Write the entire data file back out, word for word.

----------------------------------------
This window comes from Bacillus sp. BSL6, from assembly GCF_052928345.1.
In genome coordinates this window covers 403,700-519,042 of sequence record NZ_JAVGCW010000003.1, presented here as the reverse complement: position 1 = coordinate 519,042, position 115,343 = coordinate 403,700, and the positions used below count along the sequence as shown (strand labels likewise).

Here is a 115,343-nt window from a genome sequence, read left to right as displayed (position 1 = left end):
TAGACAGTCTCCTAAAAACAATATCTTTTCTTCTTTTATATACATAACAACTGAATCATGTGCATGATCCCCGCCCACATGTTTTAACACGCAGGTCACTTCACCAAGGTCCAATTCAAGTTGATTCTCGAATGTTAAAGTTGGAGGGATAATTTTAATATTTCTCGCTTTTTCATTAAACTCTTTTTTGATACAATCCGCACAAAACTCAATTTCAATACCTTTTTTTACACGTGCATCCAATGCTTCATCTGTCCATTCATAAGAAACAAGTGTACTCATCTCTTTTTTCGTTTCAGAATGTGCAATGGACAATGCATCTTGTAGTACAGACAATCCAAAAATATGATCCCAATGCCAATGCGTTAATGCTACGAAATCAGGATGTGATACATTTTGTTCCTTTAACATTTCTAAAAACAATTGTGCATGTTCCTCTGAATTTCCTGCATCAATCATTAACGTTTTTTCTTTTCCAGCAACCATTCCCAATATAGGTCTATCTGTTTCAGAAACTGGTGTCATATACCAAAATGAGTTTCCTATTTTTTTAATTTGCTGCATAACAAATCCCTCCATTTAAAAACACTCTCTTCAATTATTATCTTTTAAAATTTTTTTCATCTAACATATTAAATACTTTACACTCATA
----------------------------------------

This window comes from Bacillus sp. BSL6, from assembly GCF_052928345.1.
In genome coordinates this window covers 403,700-519,042 of sequence record NZ_JAVGCW010000003.1, presented here as the reverse complement: position 1 = coordinate 519,042, position 115,343 = coordinate 403,700, and the positions used below count along the sequence as shown (strand labels likewise).

Here is a 115,343-nt window from a genome sequence, read left to right as displayed (position 1 = left end):
TAGACAGTCTCCTAAAAACAATATCTTTTCTTCTTTTATATACATAACAACTGAATCATGTGCATGATCCCCGCCCACATGTTTTAACACGCAGGTCACTTCACCAAGGTCCAATTCAAGTTGATTCTCGAATGTTAAAGTTGGAGGGATAATTTTAATATTTCTCGCTTTTTCATTAAACTCTTTTTTGATACAATCCGCACAAAACTCAATTTCAATACCTTTTTTTACACGTGCATCCAATGCTTCATCTGTCCATTCATAAGAAACAAGTGTACTCATCTCTTTTTTCGTTTCAGAATGTGCAATGGACAATGCATCTTGTAGTACAGACAATCCAAAAATATGATCCCAATGCCAATGCGTTAATGCTACGAAATCAGGATGTGATACATTTTGTTCCTTTAACATTTCTAAAAACAATTGTGCATGTTCCTCTGAATTTCCTGCATCAATCATTAACGTTTTTTCTTTTCCAGCAACCATTCCCAATATAGGTCTATCTGTTTCAGAAACTGGTGTCATATACCAAAATGAGTTTCCTATTTTTTTAATTTGCTGCATAACAAATCCCTCCATTTAAAAACACTCTCTTCAATTATTATCTTTTAAAATTTTTTTCATCTAACATATTAAATACTTTACACTCATA